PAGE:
Incidentally, the so-called ‘little underground’ is only the second underground in the entire world (the first was built in London), and the first on the Continent. Have a look in the Underground Museum in the subway of Deák tér metro station.
  3. Relax in the baths:
    Széchenyi Baths at night. Photo by Neef-2 via Wikipedia [CC 3.0]
    Széchenyi Baths at night. Photo by Neef-2 via Wikipedia [CC 3.0]
    Budapest sits on top of more than a hundred thermal springs and the one good thing Hungarians did get from the Turks is the idea of building baths on them. (If you think visiting a bath house is no big deal, come to London and try to enjoy the dirty and overcrowded municipal swimming pools.) Visit one of the 16th century Turkish bath houses from where under-14s are banned in the interest of peace and quiet or the Art Nouveau palace attached to Hotel Gellért – or anything in between from sport pools to spas.
    In winter, go for the outdoor pools of the Neo-Baroque Széchenyi Baths in City Park, where you can relax in pools decorated with statues while the steam off the water swirls over the surface and people play chess in the pool – all this in temperatures below zero (with snow by the poolside if you’re lucky).
  4. Take pictures:
    Budapest is one of the most photogenic cities in the world and offers plenty to challenge photographers, whether professionals or amateurs. Go up to the one of the numerous hills of Buda to enjoy unrivalled views across the River Danube to Pest: the best view is from Gellért Hill, from where you can see Buda Castle, the Parliament across the Danube and the Chain Bridge (city’s signature bridge) but the views from Buda Castle are not far behind. Shoot the scenic ruins in Margit Island or the reflections of Fisherman’s Bastion in the plate glass of Hotel Hilton. Keep an eye for the fine architectural details of the numerous 19th century palaces or the gilded ceilings of sumptuous coffee houses… Capture street life.
  5. Go ice-skating:
    The Ice Rink in City Park, photo by Xosema via Wikipedia [CC 4.0]
    The Ice Rink in City Park, photo by Xosema via Wikipedia [CC 4.0]

    The Ice Rink in City Park in Budapest is the biggest outdoor ice-rink in Europe – in surroundings that make the pop-up rink in the courtyard of Somerset House look like a beggar’s choice: Vajdahunyad Castle on one side and Heroes’ Square on the other. Not to mention that for the equivalent of a paltry £5 you can skate for four hours (if you’ve got the stamina). Go in the evening when the ice sparkles blinding white under the floodlights and the loudspeakers boom out the latest hits or popular classical music.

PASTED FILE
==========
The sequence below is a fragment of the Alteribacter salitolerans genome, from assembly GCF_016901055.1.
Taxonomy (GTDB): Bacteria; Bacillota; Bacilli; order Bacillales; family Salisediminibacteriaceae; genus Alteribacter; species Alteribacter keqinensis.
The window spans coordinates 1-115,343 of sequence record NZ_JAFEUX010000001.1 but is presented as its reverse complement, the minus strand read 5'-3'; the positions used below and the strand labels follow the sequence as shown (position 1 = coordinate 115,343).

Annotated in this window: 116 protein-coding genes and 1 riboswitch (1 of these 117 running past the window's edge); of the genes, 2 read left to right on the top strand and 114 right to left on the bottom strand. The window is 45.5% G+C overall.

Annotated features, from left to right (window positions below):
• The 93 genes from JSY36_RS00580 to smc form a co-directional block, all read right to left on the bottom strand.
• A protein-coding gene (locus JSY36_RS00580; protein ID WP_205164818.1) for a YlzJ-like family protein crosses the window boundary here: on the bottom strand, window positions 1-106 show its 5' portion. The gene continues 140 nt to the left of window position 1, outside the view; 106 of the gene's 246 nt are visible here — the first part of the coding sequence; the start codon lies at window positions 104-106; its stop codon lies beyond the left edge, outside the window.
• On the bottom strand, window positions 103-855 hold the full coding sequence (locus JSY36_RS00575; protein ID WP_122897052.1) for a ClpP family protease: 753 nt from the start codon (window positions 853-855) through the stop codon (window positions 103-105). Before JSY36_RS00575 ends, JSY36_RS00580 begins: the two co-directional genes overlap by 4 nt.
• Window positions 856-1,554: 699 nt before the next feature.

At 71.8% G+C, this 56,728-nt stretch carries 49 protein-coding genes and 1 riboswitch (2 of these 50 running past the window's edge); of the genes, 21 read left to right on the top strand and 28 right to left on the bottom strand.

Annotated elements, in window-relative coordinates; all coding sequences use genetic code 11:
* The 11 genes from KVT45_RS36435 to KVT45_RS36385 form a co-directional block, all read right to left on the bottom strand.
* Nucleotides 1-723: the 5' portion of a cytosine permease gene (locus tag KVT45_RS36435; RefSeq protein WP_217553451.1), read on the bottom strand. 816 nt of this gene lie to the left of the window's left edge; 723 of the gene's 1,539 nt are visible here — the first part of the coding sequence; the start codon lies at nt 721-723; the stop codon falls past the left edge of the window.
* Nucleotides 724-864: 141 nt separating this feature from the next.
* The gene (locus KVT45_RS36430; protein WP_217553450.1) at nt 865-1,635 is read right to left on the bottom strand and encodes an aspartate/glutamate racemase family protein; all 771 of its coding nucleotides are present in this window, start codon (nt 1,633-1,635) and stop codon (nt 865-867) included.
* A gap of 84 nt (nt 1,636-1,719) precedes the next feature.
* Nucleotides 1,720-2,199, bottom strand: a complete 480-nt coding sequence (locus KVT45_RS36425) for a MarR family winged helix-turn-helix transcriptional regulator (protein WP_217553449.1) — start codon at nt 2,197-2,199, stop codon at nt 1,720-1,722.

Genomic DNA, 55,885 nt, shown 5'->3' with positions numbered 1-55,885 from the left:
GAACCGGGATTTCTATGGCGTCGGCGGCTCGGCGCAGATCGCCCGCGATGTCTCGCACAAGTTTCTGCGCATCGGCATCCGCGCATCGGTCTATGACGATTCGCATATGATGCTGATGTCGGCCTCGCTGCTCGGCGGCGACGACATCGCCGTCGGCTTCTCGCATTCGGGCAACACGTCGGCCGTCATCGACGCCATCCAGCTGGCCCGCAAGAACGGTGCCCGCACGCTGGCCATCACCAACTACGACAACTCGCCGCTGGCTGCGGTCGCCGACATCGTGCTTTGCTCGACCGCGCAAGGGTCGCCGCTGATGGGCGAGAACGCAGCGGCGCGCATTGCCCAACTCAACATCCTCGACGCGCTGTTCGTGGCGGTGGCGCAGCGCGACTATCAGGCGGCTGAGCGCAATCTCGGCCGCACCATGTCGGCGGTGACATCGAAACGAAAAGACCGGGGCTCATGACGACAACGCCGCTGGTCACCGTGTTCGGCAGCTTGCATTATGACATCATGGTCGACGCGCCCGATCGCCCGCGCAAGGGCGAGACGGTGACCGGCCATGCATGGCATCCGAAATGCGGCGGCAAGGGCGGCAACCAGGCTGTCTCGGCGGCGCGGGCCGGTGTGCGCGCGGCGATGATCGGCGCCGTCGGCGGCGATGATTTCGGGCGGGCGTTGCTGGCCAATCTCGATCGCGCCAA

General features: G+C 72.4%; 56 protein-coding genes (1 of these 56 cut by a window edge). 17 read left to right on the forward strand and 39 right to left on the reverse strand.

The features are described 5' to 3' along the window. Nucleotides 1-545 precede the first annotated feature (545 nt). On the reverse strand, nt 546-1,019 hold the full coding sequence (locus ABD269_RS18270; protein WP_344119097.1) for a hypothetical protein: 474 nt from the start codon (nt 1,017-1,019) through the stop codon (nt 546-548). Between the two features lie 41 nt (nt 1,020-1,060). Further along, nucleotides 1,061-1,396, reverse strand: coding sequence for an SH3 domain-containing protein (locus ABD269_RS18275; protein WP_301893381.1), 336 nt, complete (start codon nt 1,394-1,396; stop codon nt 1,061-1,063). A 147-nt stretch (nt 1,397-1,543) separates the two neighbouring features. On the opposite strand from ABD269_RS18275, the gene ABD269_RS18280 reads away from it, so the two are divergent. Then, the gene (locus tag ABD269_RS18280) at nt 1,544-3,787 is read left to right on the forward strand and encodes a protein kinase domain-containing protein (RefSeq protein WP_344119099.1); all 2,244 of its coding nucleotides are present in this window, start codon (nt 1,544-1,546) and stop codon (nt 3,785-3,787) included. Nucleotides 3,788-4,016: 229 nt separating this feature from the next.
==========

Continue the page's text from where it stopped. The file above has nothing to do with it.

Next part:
6. Eat a chimney cake:
    Chimney cake – kürtős kalács – is a long cylindrical shaped cake sold at street stands. It’s a sweet raised dough cooked on a wooden spit over charcoals and then rolled in sugar, ground walnut or cinnamon. It warms you up and it fills you up.
  7. Warm up in the cafés:
    There are posh cafés and poor man’s cafés and everything in between and they are all over town. Although the famed Central-European coffee house tradition is not what it used to be when writers and journalists used to sit and smoke and drink espresso in the cafés all day long writing witty leading articles, moody novels and decadent poetry, a café is still the place to be whenever you’re tired from traipsing round or need to warm up. For the price of a cup of tea you can sit around all afternoon with a newspaper (some cafés still provide you with a selection) or your book and nobody will bat an eyelid. In some cafés you can have breakfast, lunch and dinner; in others it’s tea/coffee and cakes only. If you want something truly mind-blowing, go the New York Café – all gold, mirrors, live music and hot lemonade… and no locals (they can’t afford it).
    The New York Café. Photo by Yelkrokolade via Wikipedia [CC 3.0]
    The New York Café. Photo by Yelkrokolade via Wikipedia [CC 3.0]
  8. Buy stationery:
    In certain countries, like England, schools provide all, including even pencils and exercise books. What the schools provide, perhaps understandably, is cheap and depressing. In Hungary, children are expected to provide their own text books, exercise books and pens – as a consequence, the selection is impressive. When it comes to exercise books, a certain Italian company (they’re welcome to pay me for naming them) rules supreme: choose between books with stunning city-scapes, cute animals or the latest Star War heroes or buy pens and pencils with all kinds of sparkling, dangling, carved or printed decorations to treat your kids (or yourself).
  9. Learn to speak a couple of words in Hungarian:
    Hungarian might be one of the most difficult languages in the world but a couple of words is not beyond you. Any efforts will be much appreciated by the locals who are fully conscious of the obscurity of their language, which stands alone in Central Europe in a sea of Slavic and Germanic languages. (Hungarian is not even an Indo-European language and is only related to Finnish and Estonian.)